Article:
Demoxie. Voting by secure digital channel sounds great. If it is as easy as clicking on a webpage button or an icon on your phone, tablet, or wrist device, then it should be practically fait accompli to get almost full participation of the population to take part in an election. But what types of things would you allow the common people, who are registered voters, to actually vote on? Certainly, things like choosing dog catcher, mayor, governor, senator, and even president would be a no-brainer. Who wouldn’t rather take a few minutes at lunch to cast a ballot at your desk for those offices and issues that would otherwise require you to go to a specified location, wait in line, prove your identity, and then step into a little cubicle to mark up a paper ballot?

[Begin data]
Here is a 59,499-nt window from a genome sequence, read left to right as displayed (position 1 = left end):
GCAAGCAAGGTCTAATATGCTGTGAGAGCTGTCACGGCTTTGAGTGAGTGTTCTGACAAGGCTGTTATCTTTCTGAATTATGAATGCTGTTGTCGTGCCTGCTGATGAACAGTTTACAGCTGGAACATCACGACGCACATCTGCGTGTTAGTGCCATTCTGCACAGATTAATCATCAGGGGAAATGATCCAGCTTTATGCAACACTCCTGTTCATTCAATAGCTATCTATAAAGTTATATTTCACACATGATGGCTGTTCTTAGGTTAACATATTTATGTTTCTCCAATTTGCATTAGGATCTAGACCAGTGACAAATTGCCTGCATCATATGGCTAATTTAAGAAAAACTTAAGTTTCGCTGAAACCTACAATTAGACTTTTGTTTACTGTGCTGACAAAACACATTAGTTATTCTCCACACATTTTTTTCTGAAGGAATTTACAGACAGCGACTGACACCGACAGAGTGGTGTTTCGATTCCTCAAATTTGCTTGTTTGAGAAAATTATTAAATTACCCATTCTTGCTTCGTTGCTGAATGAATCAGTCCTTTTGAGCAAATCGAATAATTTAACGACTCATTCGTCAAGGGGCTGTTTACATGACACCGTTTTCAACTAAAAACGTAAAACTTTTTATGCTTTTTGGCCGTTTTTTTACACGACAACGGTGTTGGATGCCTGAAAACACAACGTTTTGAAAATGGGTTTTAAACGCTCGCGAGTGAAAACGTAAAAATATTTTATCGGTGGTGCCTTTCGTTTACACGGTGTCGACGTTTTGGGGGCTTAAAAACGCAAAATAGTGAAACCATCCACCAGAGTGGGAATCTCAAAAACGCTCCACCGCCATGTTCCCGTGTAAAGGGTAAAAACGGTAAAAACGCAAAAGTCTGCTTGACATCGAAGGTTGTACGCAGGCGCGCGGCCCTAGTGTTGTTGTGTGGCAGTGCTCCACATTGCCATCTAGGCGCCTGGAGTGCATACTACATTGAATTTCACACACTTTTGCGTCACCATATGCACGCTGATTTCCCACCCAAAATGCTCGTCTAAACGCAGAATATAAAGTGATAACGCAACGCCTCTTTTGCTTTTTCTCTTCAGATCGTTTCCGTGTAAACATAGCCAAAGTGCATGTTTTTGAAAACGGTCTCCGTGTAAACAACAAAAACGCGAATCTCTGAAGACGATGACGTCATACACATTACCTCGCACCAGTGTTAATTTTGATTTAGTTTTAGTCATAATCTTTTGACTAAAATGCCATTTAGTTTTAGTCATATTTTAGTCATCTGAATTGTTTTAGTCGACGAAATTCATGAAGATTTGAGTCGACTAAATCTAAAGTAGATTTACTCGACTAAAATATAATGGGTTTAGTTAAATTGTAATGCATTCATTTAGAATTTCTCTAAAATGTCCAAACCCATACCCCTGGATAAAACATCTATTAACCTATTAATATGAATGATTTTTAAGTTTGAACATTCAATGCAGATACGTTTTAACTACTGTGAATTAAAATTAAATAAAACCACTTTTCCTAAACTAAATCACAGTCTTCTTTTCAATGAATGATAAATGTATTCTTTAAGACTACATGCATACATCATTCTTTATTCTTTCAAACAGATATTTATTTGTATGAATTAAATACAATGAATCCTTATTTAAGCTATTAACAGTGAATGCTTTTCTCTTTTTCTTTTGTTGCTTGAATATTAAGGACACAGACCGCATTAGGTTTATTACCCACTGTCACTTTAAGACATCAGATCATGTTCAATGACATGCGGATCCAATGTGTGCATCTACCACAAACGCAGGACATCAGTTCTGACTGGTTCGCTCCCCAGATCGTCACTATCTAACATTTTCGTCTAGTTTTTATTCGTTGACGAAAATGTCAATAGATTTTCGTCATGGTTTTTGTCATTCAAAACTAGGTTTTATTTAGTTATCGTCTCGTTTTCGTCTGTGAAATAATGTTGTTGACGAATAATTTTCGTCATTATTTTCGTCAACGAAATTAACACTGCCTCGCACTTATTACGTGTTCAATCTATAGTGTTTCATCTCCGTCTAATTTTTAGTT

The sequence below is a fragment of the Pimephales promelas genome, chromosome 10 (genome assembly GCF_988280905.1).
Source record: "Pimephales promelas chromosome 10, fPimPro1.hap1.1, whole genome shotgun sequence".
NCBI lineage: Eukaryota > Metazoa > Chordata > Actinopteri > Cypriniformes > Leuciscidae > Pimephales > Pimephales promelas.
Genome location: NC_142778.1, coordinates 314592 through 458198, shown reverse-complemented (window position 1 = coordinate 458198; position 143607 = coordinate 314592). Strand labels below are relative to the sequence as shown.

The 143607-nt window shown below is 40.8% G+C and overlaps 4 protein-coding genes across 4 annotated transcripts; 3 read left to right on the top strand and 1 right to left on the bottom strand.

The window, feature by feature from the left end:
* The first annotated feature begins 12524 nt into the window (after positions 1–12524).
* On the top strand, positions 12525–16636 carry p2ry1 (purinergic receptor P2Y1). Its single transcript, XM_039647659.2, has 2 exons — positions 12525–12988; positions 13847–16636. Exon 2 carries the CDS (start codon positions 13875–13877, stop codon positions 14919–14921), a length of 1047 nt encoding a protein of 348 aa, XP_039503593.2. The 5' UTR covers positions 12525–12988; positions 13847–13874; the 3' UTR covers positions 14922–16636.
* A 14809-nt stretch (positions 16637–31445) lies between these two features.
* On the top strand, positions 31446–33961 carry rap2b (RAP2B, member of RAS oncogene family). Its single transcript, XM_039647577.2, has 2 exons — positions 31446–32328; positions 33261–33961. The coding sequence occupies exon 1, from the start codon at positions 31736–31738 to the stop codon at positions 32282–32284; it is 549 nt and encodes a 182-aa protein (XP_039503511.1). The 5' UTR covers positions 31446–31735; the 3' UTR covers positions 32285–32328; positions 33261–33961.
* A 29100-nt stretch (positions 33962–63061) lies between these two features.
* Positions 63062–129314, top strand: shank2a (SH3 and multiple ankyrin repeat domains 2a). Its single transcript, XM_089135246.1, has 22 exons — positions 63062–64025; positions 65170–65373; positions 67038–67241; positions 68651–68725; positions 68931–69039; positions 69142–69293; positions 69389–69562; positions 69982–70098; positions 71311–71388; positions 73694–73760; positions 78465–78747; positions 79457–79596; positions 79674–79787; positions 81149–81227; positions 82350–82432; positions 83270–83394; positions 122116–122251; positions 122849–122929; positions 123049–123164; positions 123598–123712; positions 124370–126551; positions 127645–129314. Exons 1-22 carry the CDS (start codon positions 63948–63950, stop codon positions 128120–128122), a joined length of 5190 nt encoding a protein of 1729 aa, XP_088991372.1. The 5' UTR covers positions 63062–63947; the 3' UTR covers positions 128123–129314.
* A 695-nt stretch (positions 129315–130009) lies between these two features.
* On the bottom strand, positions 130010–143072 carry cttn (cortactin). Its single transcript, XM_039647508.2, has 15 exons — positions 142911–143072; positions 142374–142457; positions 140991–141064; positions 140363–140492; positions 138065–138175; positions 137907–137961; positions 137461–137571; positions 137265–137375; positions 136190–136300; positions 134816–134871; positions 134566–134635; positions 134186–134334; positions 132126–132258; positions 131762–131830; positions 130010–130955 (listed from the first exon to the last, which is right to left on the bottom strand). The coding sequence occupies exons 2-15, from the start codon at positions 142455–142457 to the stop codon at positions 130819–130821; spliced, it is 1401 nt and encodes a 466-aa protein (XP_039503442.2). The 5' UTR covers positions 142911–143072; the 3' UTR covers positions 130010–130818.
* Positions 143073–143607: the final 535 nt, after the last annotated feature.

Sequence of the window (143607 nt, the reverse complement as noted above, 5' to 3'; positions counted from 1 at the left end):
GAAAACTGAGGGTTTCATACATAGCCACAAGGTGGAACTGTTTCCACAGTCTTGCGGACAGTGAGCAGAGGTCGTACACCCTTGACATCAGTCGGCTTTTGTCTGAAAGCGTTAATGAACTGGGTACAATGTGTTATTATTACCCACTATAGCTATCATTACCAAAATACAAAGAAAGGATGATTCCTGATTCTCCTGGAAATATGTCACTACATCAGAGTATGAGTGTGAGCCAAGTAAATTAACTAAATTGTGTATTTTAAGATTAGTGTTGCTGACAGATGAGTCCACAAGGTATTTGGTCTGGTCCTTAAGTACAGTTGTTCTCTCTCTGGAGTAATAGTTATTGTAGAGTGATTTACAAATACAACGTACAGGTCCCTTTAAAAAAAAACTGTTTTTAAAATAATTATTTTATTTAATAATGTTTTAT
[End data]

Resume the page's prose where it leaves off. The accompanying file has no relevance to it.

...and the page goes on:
Eggers demonstrates these kinds of binary decisions, but also cleverly includes a less black-and-white issue in the choice of whether to call a drone strike on a terrorist that has been located in a sparsely populated area. The short few sentences to set up that scenario are about what you’d receive on a print ballot as the summary of some bond issue or request for an incremental increase in local property taxes for public transportation. Full participation in elections is a laudable goal, but if it came down to policy or budget or military decisions, I don’t think I would trust all of my fellow citizens to have all the relevant facts or understand the tradeoffs of choosing to fund some program over another from just a short paragraph description. That’s what all the congressional debates and hearings are for, right? However, if my representative wanted to take a poll of some issue or “take the pulse” of how her constituency feel about, say, a cabinet nominee in order to better represent the views of her district, I think this would be a great tool.